“Protein from petroleum may help solve the world’s food problem,” declared Scientific American magazine in its October 1965 issue.1 The piece, written by lead research scientist Alfred Champagnat, explained that for the first time, scientists were experimenting with microorganisms that can thrive on hydrocarbons and synthesize proteins rich in amino acids that even plant foods lack—a remarkable scientific advancement. 

  • 1. Champagnat, Alfred. “Protein from Petroleum.” Scientific American, vol. 213, no. 4, Scientific American, a division of Nature America, Inc., 1965, pp. 13–17, http://www.jstor.org/stable/24931150.
From Kyoko Takemura’s “Canned” series, 2014.

In the mid-1960s, the news was met with little interest. In the United States, vegetarianism was still a fringe hippie movement. There was little concern around  conventional meat production and its contribution to an unprecedented collapse in the planet’s ecosystems. At the time, the world was burdened by the tensions of the Cold War and the May 1968 youth movements that brought to consciousness the idea of sustainability thinking. Facing a growing world population, the food industry had a determinant role in helping feed the more than 3 billion people who already inhabited the planet. 

The fear of an impending food shortage was real, and R&D teams at big companies started thinking about using oil as a food source. Fed with yeast, petroleum creates “single-cell-proteins” that could be used as food. An idea ahead of its time, making it possible to feed thousands of people in a quick, easy, and — hopefully — safe way. Champagnat and his team at British Petroleum (BP) worked on the idea of feeding straight-chain hydrocarbons from their fractionation processes to yeast: they called this the “proteins-from-oil-process.” The company even built the first small-scale pilot plant in 1963 — a dozen years before the process won recognition with the UNESCO Science Prize in 1976.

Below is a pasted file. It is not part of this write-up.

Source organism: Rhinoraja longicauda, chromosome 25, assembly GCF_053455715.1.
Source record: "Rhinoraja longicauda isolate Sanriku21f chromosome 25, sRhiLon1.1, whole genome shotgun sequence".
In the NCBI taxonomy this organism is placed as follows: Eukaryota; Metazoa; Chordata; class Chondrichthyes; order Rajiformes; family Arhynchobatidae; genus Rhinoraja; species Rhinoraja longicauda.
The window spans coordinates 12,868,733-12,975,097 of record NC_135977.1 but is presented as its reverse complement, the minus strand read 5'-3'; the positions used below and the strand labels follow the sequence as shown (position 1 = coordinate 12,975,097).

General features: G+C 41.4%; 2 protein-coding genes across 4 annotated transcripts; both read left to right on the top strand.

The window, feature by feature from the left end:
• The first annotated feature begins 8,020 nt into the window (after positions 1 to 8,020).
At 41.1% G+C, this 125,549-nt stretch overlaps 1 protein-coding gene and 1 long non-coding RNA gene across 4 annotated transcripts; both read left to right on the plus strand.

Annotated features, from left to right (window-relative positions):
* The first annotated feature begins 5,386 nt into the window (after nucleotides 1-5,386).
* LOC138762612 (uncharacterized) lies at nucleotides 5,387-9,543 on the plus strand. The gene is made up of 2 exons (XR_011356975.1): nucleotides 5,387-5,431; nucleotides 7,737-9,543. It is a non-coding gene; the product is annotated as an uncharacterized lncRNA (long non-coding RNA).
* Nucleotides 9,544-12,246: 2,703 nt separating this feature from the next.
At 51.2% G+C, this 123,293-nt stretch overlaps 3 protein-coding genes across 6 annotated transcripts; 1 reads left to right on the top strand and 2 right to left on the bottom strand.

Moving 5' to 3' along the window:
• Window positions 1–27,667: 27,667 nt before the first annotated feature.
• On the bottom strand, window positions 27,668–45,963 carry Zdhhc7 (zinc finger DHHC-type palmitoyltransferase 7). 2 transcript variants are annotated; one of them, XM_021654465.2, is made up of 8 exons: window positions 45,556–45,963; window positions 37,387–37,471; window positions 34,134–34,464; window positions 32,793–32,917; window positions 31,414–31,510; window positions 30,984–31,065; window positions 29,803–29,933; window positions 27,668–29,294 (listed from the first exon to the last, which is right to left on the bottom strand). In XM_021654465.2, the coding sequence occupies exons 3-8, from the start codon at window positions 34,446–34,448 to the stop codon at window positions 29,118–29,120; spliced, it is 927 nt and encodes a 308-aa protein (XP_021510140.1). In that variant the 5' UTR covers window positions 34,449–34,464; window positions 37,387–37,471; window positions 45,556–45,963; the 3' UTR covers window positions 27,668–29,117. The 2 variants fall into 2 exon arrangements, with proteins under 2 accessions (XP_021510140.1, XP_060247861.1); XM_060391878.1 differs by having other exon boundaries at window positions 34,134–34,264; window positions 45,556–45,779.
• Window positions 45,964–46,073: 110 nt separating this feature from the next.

“Rather surprisingly, this project quickly became the only project of the company’s research organization for quite a few years. This would be unheard of today,” tells Helmut Traitler, co-author of the book Food Industry R&D – A New Approach, in which he describes the background of the development of a technology that never changed the world, as expected. Even if the idea of creating food from petroleum seems a bit absurd, it was very genuine and avant-garde at the time. The urgency of providing sustainable protein alternatives was pressing and the petroleum process uses a lot less water than the equivalent weight in vegetable-based protein, not to mention the 2,000 gallons required to produce just 1 pound of beef. The project for single-cell proteins ran over many years until it was left aside because of other food industry priorities.

More than 60 years have passed and we continue to face the challenge of food security to feed even more people. Over the coming decades, we’ll need to produce twice as much food with much less land and resources. It’s a complex equation to come up with if we consider the social, economic, and primarily environmental costs of producing our food. In regards to meat, the way we produce hasn’t changed much over the last hundred years. Yet the allure of lab-grown alternatives is receiving renewed interest thanks to tech investors and determined scientists.2